Common Fears and Obstacles to Closing Sales
If you’re in sales you should know that there are several common obstacles that salespeople face when closing sales. The end game of selling is stressful and difficult, and, understanding these barriers will help you win the game.
From the prospects point of view, they may experience these fears:
Fear of Failure: Fear of failure isn’t an emotion felt only by a salesperson, it is shared by the prospect as well. It can be a result of negative buying experiences in the past, over which you could have no control, prospects are conditioned to be suspicious, skeptical and wary of salespeople and sales approaches. They may like to buy, but they don’t like to be sold. They are afraid of making a mistake. They are afraid of paying too much and finding it for sale cheaper somewhere else.
Fear of Criticism: Another reality is that prospects secretly are many times afraid of being criticized by others for making the wrong buying decision. They are afraid of buying an inappropriate product and finding out later that they should have purchased something else. This fear of failure, of making a mistake in buying your product, is the major reason why people object, hesitate and procrastinate on the buying decision.
From the salespersons side of the equation, these things can create a closing barrier;
Fear of Rejection: A major obstacle to selling is and has always been the fear of rejection, of criticism and disapproval experienced by a salesperson. A salesperson works long and hard to prospect and cultivate a prospective buyer and you are very reluctant to say anything that might cause the prospect to tune you out and turn you off. You have a lot invested in each prospect and if you are not careful, you will find yourself being afraid of failure, so you are afraid to ask the prospect to buy. You find yourself justifying the fact that if you don’t ask them to buy then you won’t have the pain of the prospect saying no. By the way, the next guy in the door WILL get the sale.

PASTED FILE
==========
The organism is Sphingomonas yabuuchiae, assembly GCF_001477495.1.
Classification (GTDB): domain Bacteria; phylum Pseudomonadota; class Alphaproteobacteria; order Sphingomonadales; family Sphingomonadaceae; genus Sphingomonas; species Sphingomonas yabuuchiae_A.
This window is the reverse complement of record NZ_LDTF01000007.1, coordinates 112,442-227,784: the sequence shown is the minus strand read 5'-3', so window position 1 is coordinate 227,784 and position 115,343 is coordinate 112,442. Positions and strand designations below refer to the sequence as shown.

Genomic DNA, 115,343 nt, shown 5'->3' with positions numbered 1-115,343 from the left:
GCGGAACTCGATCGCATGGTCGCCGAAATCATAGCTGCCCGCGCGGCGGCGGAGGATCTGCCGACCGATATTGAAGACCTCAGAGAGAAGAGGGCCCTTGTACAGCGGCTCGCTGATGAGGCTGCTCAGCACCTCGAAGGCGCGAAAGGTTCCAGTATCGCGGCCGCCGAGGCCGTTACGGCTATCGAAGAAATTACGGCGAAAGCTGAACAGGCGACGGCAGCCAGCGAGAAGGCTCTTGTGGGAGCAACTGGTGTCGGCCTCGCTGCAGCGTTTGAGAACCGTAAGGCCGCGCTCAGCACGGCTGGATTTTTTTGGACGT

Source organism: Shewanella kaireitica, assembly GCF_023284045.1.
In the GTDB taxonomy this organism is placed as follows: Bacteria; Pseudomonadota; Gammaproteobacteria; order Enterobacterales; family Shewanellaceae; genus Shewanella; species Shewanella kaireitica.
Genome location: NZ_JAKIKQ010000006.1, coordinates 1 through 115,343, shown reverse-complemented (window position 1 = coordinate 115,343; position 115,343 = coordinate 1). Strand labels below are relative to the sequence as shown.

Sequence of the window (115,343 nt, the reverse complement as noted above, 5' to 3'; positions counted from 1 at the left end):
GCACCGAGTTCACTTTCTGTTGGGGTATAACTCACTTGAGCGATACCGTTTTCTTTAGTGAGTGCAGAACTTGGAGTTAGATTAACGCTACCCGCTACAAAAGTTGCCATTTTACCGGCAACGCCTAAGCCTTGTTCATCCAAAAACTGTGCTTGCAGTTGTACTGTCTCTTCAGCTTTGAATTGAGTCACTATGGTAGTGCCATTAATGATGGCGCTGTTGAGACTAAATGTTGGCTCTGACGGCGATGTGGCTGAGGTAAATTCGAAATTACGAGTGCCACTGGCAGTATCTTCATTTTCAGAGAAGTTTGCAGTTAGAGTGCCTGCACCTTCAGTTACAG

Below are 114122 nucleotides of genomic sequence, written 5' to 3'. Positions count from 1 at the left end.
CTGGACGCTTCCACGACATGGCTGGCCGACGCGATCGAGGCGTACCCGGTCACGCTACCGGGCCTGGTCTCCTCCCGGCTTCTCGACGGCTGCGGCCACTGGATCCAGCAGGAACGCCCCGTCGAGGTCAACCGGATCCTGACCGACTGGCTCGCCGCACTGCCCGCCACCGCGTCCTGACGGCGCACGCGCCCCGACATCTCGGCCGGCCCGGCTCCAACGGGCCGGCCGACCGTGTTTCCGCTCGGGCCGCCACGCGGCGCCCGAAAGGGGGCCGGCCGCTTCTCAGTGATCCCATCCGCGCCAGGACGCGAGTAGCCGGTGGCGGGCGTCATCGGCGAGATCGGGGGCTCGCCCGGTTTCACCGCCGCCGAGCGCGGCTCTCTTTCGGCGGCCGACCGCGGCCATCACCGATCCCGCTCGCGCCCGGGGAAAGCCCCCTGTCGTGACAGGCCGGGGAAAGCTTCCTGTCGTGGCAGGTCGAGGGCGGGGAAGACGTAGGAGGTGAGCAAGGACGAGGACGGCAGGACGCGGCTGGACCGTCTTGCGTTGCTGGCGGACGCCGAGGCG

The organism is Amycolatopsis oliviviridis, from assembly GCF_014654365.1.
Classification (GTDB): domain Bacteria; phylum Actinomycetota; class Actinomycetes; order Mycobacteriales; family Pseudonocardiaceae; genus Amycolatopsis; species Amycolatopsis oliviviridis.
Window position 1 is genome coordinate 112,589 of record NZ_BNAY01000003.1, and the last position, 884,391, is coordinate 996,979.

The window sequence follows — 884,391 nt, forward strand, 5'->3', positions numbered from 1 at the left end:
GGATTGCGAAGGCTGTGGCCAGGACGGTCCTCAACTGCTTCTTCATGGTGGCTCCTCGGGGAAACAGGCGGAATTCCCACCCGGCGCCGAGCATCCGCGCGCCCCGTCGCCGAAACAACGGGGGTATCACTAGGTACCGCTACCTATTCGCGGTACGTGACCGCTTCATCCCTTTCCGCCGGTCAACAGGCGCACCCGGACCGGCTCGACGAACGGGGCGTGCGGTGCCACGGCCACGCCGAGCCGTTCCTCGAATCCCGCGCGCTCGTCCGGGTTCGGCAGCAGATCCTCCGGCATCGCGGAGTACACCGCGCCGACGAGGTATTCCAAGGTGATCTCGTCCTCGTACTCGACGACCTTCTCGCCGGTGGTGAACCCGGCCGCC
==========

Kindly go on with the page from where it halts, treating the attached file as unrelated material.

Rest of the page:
Not recognizing a busy customer: It’s important to identify an honestly busy and preoccupied prospect. Sometimes, it isn’t that the prospect isn’t interested in enjoying the benefits of your product. It’s just that they are overwhelmed with work and they find it difficult to make sufficient time available to think through your recommendations and make a buying decision. And the better they are as a prospect, the busier they tend to be. Therefore, you need to maintain momentum throughout the sales process and gently push it to a conclusion at the appropriate time. Understand what their restrictions are and honor their time. That will get you an eventual sale every time.
The Factor of Inertia: The factor of inertia is another reason that can cause the sales process to come to a halt without a resolution. Prospects and customers alike are lazy and often quite comfortable doing what they are currently doing. Your product or service may require that they make exceptional efforts to accommodate the change or a new way of doing things. They perhaps recognize that they would be better off with your product, but the trouble and expense of installing it hardly seems to make it worth the effort. They see no pressing need or urgency to stop doing what they are doing and start doing something else with what you are selling.
The good news is that everybody you meet has bought and will buy, new products and services from someone, at some time. If they didn’t buy from you, they will from someone else. You must find the way to overcome the natural physical and psychological obstacles to buying and then hone your skills so that you can sell to almost any qualified prospect you speak to.
Leave a Comment